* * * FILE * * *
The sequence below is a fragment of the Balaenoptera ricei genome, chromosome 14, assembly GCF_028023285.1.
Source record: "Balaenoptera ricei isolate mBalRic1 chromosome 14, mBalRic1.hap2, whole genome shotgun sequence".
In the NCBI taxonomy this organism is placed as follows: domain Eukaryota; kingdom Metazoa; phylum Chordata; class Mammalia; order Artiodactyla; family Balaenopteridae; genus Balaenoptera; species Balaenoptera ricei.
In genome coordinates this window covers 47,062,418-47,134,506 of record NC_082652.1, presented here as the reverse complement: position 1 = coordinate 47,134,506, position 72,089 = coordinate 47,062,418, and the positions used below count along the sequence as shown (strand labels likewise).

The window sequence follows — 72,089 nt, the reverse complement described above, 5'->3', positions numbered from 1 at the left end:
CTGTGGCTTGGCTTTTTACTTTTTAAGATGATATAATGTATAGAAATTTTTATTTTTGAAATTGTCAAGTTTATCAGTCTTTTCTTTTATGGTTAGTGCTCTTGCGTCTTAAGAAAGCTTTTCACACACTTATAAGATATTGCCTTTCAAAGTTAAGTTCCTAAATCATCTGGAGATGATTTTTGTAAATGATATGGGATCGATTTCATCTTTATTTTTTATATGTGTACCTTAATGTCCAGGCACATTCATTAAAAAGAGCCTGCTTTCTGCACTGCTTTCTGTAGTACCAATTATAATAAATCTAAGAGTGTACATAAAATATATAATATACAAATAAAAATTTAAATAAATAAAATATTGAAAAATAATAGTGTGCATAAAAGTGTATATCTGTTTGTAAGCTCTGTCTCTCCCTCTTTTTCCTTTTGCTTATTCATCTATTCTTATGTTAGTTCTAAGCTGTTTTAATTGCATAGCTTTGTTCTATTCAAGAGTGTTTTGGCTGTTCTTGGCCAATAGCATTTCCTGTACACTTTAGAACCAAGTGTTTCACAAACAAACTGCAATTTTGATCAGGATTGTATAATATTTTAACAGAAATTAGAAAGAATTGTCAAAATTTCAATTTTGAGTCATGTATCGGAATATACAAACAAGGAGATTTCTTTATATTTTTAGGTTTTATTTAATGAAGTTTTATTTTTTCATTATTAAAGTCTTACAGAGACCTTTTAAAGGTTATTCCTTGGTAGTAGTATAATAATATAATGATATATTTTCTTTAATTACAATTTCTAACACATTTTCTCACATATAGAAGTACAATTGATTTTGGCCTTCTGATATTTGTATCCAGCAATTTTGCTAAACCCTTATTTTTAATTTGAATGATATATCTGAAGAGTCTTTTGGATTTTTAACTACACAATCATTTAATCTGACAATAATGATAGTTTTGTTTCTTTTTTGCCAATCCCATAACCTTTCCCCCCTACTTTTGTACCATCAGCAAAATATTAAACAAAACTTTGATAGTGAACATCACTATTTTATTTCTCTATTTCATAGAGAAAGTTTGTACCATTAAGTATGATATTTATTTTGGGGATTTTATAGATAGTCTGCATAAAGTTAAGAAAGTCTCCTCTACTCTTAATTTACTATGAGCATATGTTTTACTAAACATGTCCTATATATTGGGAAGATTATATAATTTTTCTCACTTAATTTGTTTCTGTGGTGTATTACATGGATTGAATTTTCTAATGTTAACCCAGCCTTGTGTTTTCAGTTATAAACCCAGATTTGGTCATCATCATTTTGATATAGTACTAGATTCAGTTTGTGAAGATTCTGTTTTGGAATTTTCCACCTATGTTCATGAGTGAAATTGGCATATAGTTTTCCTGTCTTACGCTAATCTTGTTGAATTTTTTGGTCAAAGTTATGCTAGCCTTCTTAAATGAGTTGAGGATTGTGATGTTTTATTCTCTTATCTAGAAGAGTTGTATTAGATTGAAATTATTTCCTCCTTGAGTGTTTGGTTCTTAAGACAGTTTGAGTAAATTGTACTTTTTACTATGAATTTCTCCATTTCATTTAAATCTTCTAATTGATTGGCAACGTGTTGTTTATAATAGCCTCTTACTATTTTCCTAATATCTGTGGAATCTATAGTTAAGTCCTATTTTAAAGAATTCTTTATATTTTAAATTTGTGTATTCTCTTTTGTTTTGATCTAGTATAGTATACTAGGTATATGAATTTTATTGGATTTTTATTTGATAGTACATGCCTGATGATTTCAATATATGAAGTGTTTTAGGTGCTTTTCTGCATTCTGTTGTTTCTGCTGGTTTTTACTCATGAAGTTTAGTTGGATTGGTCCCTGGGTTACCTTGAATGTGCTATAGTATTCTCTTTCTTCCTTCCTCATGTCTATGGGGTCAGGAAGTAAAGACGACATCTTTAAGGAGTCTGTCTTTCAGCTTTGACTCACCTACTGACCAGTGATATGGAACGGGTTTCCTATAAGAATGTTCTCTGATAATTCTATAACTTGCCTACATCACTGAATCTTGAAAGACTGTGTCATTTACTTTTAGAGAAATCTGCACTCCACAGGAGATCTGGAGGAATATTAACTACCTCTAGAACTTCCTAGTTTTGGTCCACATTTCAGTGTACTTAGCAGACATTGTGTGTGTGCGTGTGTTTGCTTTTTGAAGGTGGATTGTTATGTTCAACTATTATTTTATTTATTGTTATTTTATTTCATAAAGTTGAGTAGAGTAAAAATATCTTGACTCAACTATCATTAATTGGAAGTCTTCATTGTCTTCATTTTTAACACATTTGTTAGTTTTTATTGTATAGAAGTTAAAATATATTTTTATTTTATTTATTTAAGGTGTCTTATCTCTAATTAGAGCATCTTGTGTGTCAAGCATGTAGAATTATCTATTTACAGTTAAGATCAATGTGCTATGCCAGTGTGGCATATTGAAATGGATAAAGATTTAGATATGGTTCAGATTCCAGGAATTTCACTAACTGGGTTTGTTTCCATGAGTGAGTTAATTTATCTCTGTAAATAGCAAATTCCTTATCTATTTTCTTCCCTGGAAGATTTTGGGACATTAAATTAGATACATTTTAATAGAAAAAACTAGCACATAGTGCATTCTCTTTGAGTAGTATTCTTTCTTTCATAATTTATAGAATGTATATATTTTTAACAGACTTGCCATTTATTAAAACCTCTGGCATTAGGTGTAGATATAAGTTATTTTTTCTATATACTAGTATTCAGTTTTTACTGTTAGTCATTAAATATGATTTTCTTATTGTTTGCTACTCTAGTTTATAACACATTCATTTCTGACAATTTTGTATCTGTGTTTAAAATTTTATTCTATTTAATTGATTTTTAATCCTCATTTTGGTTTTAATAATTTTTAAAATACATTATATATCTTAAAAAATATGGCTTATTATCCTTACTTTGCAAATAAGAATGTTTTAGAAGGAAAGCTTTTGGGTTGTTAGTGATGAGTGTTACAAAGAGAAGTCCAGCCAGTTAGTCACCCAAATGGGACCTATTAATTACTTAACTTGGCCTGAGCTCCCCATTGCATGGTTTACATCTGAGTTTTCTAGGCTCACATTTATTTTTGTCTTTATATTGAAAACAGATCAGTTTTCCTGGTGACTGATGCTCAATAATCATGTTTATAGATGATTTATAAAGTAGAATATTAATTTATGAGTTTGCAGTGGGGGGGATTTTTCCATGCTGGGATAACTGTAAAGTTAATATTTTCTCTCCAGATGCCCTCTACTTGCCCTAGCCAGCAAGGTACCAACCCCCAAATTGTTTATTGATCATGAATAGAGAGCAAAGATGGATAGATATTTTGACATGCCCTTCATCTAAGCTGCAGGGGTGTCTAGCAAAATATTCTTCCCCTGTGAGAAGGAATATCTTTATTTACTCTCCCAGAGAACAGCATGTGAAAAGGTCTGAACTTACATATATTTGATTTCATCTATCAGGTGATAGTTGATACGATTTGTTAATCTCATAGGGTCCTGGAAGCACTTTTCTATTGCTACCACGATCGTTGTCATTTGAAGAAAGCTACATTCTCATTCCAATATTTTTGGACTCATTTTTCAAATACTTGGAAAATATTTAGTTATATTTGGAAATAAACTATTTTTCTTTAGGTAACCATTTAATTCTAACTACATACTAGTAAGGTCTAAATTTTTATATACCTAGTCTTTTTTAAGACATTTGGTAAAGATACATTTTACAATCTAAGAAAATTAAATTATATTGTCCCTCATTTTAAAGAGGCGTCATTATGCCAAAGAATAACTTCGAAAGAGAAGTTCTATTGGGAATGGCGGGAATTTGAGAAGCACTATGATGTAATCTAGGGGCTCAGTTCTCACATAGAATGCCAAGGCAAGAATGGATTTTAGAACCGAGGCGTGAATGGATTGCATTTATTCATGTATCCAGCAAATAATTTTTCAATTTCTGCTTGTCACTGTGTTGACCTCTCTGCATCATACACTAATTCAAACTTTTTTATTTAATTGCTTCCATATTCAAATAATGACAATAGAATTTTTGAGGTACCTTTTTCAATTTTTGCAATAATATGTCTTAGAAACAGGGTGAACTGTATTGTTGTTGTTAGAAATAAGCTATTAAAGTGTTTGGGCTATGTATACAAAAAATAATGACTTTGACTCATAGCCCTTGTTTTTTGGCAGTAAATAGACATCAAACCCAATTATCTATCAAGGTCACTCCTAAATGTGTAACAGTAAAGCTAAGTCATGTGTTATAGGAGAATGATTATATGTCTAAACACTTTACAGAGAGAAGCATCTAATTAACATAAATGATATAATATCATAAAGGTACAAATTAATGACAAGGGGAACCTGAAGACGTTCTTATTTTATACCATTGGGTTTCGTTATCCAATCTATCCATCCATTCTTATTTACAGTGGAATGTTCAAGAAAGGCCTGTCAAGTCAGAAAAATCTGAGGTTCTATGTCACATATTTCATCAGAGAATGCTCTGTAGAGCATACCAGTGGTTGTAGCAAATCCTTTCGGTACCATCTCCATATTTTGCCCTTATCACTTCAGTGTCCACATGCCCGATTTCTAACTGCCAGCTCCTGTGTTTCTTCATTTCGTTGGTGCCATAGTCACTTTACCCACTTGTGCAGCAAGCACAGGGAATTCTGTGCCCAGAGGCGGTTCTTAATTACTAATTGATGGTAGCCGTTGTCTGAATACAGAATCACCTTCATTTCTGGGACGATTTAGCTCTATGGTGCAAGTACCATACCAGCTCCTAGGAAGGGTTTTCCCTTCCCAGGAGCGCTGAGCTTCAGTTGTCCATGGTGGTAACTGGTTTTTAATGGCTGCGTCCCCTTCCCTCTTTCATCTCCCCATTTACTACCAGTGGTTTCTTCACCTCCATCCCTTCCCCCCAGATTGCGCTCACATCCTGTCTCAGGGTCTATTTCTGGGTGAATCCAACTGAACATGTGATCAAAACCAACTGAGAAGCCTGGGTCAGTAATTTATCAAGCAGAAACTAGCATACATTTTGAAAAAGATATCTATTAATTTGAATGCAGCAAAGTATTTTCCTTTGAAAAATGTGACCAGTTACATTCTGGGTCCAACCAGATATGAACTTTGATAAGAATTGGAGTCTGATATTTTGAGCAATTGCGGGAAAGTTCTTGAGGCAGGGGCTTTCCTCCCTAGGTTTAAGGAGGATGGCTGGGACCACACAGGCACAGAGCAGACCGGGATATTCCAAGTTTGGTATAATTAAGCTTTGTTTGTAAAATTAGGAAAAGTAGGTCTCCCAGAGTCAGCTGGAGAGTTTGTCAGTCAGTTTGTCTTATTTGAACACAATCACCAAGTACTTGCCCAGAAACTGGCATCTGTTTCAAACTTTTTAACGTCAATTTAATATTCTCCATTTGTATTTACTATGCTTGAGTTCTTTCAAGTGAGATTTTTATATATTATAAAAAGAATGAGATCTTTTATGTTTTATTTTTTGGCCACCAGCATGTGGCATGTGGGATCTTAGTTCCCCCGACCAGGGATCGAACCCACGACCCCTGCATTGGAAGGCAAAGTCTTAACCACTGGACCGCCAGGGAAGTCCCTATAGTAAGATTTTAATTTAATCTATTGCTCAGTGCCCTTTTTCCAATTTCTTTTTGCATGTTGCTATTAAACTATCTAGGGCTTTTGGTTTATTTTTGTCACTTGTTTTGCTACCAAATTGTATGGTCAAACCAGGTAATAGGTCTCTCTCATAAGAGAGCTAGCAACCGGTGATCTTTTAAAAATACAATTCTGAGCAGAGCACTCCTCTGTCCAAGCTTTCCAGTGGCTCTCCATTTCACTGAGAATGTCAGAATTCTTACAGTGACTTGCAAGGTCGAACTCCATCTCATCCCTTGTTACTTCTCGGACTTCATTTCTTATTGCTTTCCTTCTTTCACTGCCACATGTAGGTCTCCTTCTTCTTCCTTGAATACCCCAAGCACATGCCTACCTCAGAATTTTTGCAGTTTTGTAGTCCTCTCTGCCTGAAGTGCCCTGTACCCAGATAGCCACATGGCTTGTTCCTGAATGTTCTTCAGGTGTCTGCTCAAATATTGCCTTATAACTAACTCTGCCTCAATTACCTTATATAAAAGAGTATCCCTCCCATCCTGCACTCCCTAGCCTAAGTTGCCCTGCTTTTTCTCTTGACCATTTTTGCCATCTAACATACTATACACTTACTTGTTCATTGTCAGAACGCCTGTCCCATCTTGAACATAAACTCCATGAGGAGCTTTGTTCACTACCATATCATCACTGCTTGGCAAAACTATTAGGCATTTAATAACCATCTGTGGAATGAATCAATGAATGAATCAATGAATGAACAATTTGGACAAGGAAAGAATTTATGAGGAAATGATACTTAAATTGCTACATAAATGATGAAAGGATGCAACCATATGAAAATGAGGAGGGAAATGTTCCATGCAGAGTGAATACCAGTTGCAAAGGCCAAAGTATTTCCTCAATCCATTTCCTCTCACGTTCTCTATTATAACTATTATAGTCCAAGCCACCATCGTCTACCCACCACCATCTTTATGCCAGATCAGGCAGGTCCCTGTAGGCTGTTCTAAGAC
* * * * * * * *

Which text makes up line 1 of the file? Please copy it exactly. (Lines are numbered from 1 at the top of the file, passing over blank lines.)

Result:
The sequence below is a fragment of the Balaenoptera ricei genome, chromosome 14, assembly GCF_028023285.1.